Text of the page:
Ahhh…it feels good to get that off my chest…finally.

Well, have a great weekend – and remember:

Office Update Breaks ActiveX Controls

December 11th, 2014 by datapig 7 comments »

I checked my email today and saw a bevy of emails from friends and clients claiming that their workbooks broke over-night. When one person contacts me saying something is broken, my general attitude is "they're on crack". But when I get a flood of emails, that's a horse of another color.


Apparently, a recent Office Update introduced security "fixes" that break any workbook or code involving ActiveX Controls. I have to admit, I didn't even notice it. I guess my workbooks are sorely lacking in ActiveX Controls.


The ever amazing Jan Karel Pieterse shows us how to fix the issue at Daily Dose of Excel.


His fix addresses the set of .exd files that prevent the addition or use of ActiveX Controls. These .exd files are added to your machine through the update.

The answer is to delete these .exd files (which are located under C:\users\[your name]\App Data\local\temp).

Here are the ones I found on my machine. I deleted the nasty buggers and my Excel is back to normal.


I bet it's a great day to be on the Microsoft Help Desk today.


Thanks Jan Karel for the fix!



Changing the Look of Embedded Objects

December 4th, 2014 by datapig 5 comments »

Most of us know that you can embed objects like Word Files, Outlook Messages, and even other Excel Files. Here's an example of a Word object I embedded in my spreadsheet. My customers can double-click on this object to open the Word document I've embedded. This is cool, but it sure does come out ugly. I'd like to make it more attractive.



Here are some steps I can take to make a better looking Embedded Object.

  1. Click Insert->Object to open the Object dialog box.
  2. In the Object dialog box, go the Create from File tab and click the Browse button to find the file I want embedded (I selected a document on the mating habits of koalas).
  3. Click the Display as Icon check box.


  4. Click the Change icon button.
  5. In the Change Icon dialog box, select the icon that is just a blank space, and then clear the caption input so that no caption will be shown.

    Don't see a blank icon option?

    You can click the Browse button on the Change Icon dialog box and choose any strange file type that doesn't have associated icons. My go-to file is the bootstat.dat file under the Windows directory (c:\windows\bootstat.dat). Again, you can pick any strange file type.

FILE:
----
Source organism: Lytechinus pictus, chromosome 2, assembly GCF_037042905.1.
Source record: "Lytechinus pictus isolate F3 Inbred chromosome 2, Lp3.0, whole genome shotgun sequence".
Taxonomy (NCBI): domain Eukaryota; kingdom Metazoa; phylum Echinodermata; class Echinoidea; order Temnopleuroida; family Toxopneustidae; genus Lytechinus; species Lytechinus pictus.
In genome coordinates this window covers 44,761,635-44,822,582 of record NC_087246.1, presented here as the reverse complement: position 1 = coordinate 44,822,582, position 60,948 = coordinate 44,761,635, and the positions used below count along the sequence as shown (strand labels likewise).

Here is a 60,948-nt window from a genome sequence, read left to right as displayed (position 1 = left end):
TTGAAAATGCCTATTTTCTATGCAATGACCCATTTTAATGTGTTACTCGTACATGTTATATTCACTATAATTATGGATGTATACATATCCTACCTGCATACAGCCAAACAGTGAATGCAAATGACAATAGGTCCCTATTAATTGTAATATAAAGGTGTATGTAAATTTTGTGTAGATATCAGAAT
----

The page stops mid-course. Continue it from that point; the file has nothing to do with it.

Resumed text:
6. After pressing OK, I see an empty square. I can click on that square and go to the Format tab. On the Format tab, I click Shape Fill->Picture.


  7. I can select a picture I want to use instead of that lame Word icon. I've got a cool picture of a Koala. I choose that and press the Insert button.



And voila! I've got a nice looking embedded object. When I double-click the object, my document on the mating habits of koalas opens.


Of course, you don't have to use pictures of over-sexed koalas.

You can use this technique to display your own application icons, info-graphics, or any other image that fits the theme of your report or dashboard. These embedded objects are great for distributing different kinds of files with your Excel workbook. You can use these to include things like help files, back-up documentation, change logs, etc.


New Comments Filter on Bacon Bits

December 3rd, 2014 by datapig 3 comments »

Over the last few days, I've been fighting an issue with the comments on this blog.

Apparently, the spam robots have been posting over 25 comments per second on my blog, causing time outs and overloads. I'll never understand why anyone would think this practice of shot gunning comments would be an effective way of driving revenue.


In any case, I had to do some back-end cleanup of my WordPress SQL database and install a new Captcha mechanism to hopefully curb the spam bots.


I typically don't like Captcha tools, but I found one that fits the irreverent style of this blog

If and when you enter a comment, you'll need to solve a small puzzle.

Simply look at the picture on the right and click the image on the left that best corresponds with the picture.


Here's to the end of my WordPress woes.

Happy commenting.

Happy Thanksgiving 2014

November 25th, 2014 by datapig 5 comments »

No posts this week, but here's a gift for you. I made a Thanksgiving GIF you can share with the kids. I used a bunch of Excel shapes to make a cozy Thanksgiving movie. Who says Excel doesn't appeal to kids?


I'll be back next week. Enjoy your time off!

The Best Reviews on Amazon

November 21st, 2014 by datapig 1 comment »

Over at Amazon, you'll find the Samsung 105 inch 4K Ultra-HD Curved TV.

The price tag on this substantial purchase is $120,000.


If you're apprehensive about taking the leap on this purchase, rest assured.

It's getting some of the best reviews I've seen.




Check out all the reviews here.